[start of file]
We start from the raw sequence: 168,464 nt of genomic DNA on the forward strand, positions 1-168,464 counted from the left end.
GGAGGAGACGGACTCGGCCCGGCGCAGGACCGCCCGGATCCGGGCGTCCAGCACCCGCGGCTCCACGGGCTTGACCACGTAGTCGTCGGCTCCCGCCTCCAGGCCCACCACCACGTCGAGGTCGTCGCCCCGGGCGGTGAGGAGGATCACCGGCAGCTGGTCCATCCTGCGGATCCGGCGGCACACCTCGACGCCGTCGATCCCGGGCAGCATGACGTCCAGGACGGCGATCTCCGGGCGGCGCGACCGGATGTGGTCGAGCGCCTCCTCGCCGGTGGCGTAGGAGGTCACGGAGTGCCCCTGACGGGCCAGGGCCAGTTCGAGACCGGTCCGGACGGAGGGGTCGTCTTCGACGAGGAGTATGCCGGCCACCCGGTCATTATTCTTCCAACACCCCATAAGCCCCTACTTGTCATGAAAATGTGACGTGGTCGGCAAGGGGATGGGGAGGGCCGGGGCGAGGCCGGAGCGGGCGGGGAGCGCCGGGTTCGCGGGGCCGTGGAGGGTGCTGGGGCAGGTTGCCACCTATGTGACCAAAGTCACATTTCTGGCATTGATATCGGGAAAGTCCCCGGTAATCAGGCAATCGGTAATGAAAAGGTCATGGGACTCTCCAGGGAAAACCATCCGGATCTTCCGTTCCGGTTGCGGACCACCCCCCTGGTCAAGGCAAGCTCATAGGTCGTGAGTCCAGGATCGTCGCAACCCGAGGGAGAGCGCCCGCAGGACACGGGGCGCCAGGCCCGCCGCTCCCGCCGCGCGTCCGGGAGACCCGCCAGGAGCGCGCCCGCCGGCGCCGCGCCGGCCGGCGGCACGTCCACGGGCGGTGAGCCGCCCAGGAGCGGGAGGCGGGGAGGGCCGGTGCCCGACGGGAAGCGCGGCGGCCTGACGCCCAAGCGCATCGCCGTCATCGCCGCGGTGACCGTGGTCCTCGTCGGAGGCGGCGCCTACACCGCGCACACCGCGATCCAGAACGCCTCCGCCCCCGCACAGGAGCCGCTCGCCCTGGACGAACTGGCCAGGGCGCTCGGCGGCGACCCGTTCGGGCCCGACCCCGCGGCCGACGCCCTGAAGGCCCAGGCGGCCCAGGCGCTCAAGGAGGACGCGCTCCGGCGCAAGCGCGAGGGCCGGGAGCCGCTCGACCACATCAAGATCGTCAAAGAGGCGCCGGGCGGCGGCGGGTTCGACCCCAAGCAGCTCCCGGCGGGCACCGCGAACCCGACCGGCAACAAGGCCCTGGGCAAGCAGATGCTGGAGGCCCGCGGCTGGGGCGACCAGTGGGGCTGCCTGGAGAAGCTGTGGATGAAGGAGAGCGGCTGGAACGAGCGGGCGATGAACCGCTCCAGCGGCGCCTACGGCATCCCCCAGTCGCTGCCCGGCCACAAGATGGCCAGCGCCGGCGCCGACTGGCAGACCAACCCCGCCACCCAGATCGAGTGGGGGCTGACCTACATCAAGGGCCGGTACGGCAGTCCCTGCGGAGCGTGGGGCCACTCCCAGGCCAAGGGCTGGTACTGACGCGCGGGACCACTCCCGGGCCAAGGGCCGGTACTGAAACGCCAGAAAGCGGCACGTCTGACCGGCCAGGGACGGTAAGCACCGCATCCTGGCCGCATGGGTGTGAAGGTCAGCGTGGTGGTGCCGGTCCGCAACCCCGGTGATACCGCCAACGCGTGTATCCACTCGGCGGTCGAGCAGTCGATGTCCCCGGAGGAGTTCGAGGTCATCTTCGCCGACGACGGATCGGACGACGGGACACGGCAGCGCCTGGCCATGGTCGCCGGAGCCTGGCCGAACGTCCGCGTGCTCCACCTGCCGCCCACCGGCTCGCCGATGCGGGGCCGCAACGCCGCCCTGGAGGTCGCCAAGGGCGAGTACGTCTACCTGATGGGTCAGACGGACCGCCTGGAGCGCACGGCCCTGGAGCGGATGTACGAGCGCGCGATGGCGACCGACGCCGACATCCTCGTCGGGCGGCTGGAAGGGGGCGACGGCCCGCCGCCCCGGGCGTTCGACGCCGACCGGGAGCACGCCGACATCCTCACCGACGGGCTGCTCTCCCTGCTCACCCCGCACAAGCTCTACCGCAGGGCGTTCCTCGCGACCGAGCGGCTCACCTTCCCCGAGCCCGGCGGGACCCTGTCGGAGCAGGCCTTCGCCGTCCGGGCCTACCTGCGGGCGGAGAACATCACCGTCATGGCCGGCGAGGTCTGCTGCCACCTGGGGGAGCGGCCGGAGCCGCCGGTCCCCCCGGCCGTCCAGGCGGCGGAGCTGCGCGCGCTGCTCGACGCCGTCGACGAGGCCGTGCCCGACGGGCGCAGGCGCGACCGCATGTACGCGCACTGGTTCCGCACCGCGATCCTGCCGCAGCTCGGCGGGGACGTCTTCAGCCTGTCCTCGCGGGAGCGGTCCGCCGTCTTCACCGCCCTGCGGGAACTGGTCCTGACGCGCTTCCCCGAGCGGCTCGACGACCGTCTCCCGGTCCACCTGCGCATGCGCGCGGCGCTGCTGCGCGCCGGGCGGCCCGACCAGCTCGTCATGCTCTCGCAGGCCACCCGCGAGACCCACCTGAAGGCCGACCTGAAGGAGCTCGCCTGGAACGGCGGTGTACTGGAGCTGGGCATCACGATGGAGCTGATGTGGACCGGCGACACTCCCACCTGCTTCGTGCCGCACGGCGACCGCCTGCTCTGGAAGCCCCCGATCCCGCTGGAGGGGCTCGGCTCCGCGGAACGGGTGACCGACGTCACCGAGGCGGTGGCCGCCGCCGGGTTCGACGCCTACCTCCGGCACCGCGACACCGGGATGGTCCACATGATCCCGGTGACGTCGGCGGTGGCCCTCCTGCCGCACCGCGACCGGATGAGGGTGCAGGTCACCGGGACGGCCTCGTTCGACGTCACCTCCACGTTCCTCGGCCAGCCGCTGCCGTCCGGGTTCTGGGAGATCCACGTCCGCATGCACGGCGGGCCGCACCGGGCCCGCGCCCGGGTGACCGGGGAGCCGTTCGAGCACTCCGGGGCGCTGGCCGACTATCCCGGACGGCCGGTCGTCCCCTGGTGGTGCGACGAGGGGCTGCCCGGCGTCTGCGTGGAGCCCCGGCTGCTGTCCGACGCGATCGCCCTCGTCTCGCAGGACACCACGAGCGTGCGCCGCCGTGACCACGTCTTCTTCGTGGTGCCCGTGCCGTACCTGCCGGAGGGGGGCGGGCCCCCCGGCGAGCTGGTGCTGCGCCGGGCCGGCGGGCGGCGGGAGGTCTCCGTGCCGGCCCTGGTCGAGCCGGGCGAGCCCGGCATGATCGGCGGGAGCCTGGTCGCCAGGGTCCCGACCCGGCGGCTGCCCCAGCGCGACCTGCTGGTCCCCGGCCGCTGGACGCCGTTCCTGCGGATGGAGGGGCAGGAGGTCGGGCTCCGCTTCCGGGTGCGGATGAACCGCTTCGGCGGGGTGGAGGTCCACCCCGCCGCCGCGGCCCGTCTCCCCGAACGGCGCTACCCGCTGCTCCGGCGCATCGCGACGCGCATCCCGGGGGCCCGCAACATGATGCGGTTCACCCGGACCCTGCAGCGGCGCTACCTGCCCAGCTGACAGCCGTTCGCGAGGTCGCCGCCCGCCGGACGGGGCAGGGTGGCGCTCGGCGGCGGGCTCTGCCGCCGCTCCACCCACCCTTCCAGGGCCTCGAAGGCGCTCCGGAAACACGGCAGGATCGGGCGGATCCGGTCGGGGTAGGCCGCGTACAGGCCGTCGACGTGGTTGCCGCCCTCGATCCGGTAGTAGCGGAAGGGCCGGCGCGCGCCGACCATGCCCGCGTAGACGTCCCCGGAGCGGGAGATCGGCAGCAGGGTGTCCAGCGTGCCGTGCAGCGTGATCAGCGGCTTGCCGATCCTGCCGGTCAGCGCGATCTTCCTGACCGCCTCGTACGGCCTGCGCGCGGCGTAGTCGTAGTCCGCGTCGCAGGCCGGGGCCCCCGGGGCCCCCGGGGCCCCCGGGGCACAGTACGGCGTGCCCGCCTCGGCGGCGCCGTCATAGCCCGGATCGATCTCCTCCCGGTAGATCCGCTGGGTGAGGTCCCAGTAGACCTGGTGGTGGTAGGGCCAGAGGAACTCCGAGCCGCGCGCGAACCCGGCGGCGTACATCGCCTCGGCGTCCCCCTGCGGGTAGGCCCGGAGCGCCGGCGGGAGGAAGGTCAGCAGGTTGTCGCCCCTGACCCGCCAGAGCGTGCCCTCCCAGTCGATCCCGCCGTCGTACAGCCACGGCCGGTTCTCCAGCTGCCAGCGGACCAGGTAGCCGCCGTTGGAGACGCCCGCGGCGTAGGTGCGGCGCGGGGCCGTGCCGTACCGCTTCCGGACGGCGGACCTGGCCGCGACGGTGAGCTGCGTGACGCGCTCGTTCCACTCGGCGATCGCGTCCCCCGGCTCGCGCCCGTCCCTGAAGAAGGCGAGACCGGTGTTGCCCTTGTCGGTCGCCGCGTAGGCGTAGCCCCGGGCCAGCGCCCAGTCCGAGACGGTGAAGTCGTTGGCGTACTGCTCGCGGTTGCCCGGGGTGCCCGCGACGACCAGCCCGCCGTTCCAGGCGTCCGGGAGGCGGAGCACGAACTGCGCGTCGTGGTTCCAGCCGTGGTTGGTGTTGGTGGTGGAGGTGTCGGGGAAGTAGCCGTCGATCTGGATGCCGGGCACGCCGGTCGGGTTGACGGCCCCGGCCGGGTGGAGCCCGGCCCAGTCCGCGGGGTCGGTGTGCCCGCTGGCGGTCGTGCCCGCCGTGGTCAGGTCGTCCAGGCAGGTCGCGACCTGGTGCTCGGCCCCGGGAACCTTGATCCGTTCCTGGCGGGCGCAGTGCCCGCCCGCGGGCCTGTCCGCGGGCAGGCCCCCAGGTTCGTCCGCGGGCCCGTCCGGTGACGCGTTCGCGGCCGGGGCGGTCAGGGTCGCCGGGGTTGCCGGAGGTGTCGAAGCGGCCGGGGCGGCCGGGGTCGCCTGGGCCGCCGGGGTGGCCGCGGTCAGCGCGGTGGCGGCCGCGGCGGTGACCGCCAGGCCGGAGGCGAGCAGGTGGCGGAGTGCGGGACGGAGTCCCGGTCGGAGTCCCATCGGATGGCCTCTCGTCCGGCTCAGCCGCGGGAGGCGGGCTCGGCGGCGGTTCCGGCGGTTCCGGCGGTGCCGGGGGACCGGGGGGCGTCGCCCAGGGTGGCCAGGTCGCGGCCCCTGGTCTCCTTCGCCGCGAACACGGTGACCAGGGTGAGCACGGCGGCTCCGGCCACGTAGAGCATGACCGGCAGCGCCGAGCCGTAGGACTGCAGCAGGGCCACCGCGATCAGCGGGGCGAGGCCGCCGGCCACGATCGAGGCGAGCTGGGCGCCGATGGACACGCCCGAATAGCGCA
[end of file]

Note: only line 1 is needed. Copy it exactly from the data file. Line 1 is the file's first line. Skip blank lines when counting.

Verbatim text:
We start from the raw sequence: 168,464 nt of genomic DNA on the forward strand, positions 1-168,464 counted from the left end.